The COCL also finds Substantial compliance for highlighting the work of the ECIT (104), including their quarterly newsletters, presenting to subcommittees of the PCCEP, and taking part in "Coffee with a cop" and "Shop with a cop" activities. It is not clear what these last two feel-good events have to do with promoting ECIT's work with people in crisis. Missing is a fairly key question: If you talk to the average person on the street, do they know that the Enhanced Crisis Intervention Team exists or what it does? If not, these "highlights" are not effective.
Paragraph 110, requiring that the BHU hook people up with services, gets a Substantial finding too, even though only 26% of people contacted were coordinated with such services. The report does not say what the outcomes are for the other 74% of people, only saying the 26% is the "most prevalent" outcome.*-5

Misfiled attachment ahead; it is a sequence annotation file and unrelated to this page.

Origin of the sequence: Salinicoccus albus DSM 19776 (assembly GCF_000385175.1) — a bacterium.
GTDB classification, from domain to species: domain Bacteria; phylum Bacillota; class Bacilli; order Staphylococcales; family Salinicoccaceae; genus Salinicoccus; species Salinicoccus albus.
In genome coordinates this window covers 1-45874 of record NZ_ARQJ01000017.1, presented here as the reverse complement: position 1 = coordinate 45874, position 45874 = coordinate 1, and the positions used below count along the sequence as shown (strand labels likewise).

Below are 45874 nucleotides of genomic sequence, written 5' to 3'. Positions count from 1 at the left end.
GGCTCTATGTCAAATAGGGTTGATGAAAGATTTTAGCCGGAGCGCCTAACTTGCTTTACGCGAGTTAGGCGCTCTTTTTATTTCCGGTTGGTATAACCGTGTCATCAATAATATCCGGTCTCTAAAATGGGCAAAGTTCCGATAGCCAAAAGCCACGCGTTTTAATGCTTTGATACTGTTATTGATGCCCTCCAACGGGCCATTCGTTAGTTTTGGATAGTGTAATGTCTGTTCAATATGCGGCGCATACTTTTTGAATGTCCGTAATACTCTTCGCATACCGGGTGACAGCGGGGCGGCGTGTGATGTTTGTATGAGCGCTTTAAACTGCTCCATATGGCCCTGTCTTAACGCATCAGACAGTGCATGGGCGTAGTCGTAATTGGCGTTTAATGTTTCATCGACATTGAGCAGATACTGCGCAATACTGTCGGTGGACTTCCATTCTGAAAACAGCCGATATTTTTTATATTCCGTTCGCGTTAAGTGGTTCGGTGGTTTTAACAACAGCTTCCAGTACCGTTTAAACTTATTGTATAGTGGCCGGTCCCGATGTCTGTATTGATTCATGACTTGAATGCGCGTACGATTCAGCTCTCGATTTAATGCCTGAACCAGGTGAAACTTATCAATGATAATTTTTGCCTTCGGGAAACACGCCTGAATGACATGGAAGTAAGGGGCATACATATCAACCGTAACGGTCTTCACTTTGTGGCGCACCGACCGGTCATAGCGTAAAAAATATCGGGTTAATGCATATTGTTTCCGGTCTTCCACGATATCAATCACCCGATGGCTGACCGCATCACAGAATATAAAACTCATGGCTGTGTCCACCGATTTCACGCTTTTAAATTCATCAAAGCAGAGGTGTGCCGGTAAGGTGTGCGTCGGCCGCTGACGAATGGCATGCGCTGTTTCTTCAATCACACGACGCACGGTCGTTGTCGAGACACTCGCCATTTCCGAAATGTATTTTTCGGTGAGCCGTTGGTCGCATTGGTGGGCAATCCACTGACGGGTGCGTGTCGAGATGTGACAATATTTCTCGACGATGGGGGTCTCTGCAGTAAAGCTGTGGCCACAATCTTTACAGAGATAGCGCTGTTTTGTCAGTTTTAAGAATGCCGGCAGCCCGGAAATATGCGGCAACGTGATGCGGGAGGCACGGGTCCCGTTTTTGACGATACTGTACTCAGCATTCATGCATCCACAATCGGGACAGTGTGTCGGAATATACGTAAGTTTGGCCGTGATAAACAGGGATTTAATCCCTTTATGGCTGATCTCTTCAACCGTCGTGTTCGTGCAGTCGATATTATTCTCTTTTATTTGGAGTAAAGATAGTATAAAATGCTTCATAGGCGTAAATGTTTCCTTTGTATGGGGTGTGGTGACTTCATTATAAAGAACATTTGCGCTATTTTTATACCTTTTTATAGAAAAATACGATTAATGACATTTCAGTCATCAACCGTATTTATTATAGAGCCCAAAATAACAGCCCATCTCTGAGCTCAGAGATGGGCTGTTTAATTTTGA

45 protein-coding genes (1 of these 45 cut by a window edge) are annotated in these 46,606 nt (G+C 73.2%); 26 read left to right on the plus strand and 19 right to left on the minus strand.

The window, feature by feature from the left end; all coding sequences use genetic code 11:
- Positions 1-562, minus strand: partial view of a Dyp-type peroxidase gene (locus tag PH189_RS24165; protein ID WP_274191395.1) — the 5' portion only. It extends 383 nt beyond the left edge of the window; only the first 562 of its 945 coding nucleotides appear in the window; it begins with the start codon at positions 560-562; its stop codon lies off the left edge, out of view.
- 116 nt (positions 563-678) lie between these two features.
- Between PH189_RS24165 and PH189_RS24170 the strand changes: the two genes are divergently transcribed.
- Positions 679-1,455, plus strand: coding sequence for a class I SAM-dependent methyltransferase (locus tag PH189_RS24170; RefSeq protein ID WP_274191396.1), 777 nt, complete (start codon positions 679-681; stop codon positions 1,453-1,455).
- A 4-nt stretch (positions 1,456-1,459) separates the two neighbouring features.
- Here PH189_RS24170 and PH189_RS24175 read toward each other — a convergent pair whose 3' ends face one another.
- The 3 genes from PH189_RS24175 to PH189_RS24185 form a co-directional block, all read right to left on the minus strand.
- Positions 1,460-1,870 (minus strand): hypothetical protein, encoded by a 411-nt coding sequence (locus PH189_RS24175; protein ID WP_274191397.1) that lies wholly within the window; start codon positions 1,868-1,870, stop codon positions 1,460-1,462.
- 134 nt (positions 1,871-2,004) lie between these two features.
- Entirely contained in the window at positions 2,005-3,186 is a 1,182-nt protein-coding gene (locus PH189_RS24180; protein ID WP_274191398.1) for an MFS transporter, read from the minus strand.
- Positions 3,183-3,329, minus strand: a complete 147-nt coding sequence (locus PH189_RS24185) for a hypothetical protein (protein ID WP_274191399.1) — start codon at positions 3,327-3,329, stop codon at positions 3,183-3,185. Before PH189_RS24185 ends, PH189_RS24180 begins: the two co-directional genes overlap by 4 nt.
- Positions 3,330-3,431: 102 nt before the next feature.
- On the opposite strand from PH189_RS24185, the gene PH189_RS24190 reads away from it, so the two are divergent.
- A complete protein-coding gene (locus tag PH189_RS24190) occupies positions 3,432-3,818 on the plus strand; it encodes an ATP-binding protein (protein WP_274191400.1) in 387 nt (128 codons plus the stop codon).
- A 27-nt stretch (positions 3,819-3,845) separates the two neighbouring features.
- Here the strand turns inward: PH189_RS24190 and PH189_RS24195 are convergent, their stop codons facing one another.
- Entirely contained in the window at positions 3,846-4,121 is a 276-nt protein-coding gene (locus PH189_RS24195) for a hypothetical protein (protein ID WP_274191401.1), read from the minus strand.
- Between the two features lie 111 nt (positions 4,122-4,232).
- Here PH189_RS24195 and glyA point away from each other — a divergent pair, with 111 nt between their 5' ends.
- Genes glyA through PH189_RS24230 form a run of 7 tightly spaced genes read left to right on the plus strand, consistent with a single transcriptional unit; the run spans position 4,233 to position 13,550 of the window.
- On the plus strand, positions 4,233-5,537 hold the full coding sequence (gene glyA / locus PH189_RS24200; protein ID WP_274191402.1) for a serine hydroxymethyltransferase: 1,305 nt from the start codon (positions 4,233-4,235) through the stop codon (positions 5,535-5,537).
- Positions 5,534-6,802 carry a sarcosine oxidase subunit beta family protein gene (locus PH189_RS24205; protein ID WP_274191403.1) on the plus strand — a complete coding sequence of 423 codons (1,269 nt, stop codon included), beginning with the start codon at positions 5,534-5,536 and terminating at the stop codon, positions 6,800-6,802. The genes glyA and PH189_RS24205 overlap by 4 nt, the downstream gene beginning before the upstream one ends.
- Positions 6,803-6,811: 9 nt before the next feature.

The section on the Service Coordination Team (112) introduces a project called "Supportive Transitions and Stabilization" which provides housing before people enter the SCT program. It is not clear how or whether (or why) this program is related to the Bureau; PCW cannot find any reference to it in earlier reports.*-6 Housing is important for people seeking recovery, but as we have noted repeatedly, should be available to all, not just those who are arrested over and over by the police.